It ill behoves me to take issue with my colleagues over at SemanticWeb.com or indeed with Tom Gruber, a co-participant with me in the Ontology Summit for many years, and the brains behind Siri – the “Virtual Personal Assistant” software acquired by Apple last year for a rumoured eye-watering price.
What I want to argue is that the expectation to interact with devices in increasingly sophisticated ways is rapidly becoming a generalised meme rather than the unique selling point of any particular device, however smoothly the Apple marketing machine want to pitch it.
I think Tom’s work is extraordinary and I saw his pre-release demo of Siri to a hushed Web3.0 event last year and remember thinking how groundbreaking this would be. So I don’t want to take anything from today’s announcement but rather underline something else – that in fact Tom did very elegantly at the time.
He called it “The Perfect Storm” – he argued that we are approaching a moment when we can leverage four important and inter-related trends:
- The near-infinite scalability of cloud-computing, providing off-device computing, application and service power and content storage;
- The ever-increasing bandwidth available to devices (increasingly, mobile devices) connecting to the Internet;
- The growth of ecosystems of users providing rich crowdsourcing and powerful communities of interest;
- Increasingly “sensitive” mobile devices – sensitive (and responsive) to touch, sound, movement, light, in ways that allow them to act as proxies to our own senses in realtime
I’ll be covering the first of these in more detail next week when I open the International Cloud Symposium in England. On the second, I’ll restrain myself from too much comment about how we allow ourselves to be milked by mobile operators for our insatiable appetite to be “always on”. Many greater minfs have applied themselves to the third issue and Tom himself elegantly exposes the fourth.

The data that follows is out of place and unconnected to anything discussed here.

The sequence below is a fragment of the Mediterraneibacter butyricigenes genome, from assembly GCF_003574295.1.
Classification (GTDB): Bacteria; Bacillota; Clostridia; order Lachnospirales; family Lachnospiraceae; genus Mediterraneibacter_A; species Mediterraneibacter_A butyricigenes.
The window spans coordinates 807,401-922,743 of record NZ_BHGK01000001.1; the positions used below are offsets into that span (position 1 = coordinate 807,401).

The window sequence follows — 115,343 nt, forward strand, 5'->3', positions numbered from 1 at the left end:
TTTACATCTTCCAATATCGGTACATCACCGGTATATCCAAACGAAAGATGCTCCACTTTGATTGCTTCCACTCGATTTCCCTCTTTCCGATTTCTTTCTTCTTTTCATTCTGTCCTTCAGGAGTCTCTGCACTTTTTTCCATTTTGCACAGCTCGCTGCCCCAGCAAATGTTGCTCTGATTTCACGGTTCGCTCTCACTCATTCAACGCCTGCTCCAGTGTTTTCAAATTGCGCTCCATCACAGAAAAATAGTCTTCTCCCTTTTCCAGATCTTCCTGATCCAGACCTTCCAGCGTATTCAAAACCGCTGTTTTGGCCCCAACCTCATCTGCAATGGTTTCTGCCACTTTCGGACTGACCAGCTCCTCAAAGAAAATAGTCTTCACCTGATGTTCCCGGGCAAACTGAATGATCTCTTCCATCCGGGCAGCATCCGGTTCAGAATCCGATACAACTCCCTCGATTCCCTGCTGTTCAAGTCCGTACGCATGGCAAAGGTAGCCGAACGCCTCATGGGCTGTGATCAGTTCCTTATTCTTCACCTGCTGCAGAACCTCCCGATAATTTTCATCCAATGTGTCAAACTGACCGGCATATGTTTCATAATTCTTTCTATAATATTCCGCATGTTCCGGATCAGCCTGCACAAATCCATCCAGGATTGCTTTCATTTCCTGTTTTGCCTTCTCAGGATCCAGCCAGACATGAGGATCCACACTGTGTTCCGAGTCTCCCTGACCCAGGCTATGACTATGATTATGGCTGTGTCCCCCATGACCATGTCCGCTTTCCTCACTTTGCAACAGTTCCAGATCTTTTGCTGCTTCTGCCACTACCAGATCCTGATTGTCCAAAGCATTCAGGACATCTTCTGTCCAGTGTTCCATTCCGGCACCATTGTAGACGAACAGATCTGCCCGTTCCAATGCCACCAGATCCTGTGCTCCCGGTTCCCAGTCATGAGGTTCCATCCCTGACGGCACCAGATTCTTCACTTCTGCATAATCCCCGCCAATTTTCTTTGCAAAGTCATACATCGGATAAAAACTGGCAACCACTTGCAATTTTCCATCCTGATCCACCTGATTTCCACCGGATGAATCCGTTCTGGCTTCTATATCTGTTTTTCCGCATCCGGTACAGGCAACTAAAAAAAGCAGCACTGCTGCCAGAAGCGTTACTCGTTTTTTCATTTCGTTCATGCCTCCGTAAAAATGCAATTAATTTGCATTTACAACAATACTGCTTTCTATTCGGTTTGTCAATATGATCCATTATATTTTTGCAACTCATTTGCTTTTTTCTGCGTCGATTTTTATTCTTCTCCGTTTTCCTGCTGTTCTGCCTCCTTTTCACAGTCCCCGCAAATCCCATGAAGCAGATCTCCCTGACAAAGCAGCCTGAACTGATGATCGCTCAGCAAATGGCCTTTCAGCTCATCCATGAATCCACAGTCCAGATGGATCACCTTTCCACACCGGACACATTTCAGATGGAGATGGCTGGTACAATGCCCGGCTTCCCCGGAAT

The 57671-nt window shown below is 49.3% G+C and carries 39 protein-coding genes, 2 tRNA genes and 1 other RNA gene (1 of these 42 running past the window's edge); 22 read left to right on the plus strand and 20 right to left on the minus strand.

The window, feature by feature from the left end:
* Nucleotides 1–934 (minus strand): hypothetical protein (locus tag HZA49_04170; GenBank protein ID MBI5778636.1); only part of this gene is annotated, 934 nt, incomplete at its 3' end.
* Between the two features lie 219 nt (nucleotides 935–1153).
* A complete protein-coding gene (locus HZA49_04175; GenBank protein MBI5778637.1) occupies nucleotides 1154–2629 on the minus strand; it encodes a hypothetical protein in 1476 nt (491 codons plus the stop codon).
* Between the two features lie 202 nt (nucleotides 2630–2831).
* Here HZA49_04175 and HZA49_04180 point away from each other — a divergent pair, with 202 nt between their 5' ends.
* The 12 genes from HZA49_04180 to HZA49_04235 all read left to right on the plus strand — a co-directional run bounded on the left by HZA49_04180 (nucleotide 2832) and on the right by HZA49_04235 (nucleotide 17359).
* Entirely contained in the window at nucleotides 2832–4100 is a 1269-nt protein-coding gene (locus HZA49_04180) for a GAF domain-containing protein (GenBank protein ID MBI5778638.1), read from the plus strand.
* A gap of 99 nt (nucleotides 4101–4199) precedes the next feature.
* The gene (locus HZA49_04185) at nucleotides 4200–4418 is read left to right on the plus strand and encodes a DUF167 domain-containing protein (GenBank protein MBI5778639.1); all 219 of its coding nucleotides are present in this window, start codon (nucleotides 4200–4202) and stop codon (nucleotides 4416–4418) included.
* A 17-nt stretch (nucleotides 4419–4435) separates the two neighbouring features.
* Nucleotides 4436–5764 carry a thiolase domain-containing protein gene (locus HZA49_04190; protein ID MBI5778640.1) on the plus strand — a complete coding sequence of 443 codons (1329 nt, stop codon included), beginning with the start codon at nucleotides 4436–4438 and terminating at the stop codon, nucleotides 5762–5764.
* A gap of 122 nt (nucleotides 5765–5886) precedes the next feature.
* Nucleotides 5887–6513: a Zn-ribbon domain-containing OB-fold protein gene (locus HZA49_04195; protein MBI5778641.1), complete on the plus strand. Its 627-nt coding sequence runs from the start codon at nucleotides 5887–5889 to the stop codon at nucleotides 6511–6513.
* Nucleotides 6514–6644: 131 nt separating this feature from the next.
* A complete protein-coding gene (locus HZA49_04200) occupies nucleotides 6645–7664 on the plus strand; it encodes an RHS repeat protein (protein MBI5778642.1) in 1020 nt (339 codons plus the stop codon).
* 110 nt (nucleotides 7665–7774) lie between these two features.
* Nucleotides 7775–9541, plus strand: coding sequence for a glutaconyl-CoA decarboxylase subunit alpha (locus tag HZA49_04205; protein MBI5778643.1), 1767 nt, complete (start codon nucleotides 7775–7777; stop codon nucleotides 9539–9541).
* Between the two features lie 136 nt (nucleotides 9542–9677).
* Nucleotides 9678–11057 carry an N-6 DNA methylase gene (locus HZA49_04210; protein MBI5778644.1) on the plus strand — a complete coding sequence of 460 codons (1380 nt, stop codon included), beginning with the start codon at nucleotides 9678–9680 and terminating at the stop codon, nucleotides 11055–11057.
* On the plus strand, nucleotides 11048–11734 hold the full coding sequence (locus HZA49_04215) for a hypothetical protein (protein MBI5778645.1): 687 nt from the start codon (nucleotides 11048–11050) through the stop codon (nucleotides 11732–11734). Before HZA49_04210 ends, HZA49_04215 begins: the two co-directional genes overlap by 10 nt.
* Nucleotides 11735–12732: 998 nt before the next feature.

However, taken as a whole, we are already in The Perfect Storm, or at the very least we all feel the leaves starting to rustle around us as the storm picks up.
I was struck by this forcefully only yesterday. My Windows Phone pinged me with the much-hyped and long-awaited news that the “Mango” update was ready to install. It didn’t disappoint. Being just a little bit nerdy, I pulled up my “wish list” and bug-tracking notes from a year ago when the Windows Phone was first released, and started to check off how many of my “must have”s and “nice to have”s are now covered – all so far. Nice. But the real surprises were those of the “oh so simple, why has no-one thought of this before” variety and really underlined Tom’s point in more general terms. A couple of examples:
- Press the ‘Search’ button and then the new ‘Vision’ icon: simply point the now-activated camera at a barcode (on a book, a DVD, any item on a shop’s or your own shelves) or QR code and the software will recognise and scan the object, check it against information in Bing services and send me a page summary of information or a web site. All this without having to take a photo, press the shutter, import to a scanning app, copy the data to a search query and await the result.
- A text message arrives while I’m driving – the phone offers to read the message aloud to me and, when done, offers me the options to dictate a reply or call the other party – all without taking a hand off the wheel or my eye off the road – something which I would welcome widespread adoption of here in Los Angeles where stupid in-car behaviour is elevated to a unique art-form (The other day, I watched from the passenger seat in horror as a driver – “only” doing 60mph on the motorway – was casually reading his New York Times on an iPad while talking on his hand-held phone).
It is computing power where and when I want it – it leverages the power of the local (multi-sense) device and couples it with the power of cloud-based services: each playing to their respective strong suits. The experience for the user is natural and intuitive. The mobile phone becomes the telechiric device of the information age.
I wish Tom and the whole Siri crew the best for continued success from their partnership with Apple but it’s already, in less than a year, no longer as unique an idea as it seemed – it’s rapidly becoming an expectation that mobile devices are natural and intuitive. I’ll leave you with the image of a father and his three-year old daughter on a recent long-haul flight, the daughter frustrated that the pages of the eBook she’s reading on her dad’s reader wouldn’t come “unstuck” if she held it upside down and shook it. Made me think how much technology has contributed to such cognitive dissonance and, on the positive side, how much it can also make our virtual worlds resonate with the real world around us.
Update (12 Oct 2011): It seems that Siri will not appear in the latest update of the iPhone.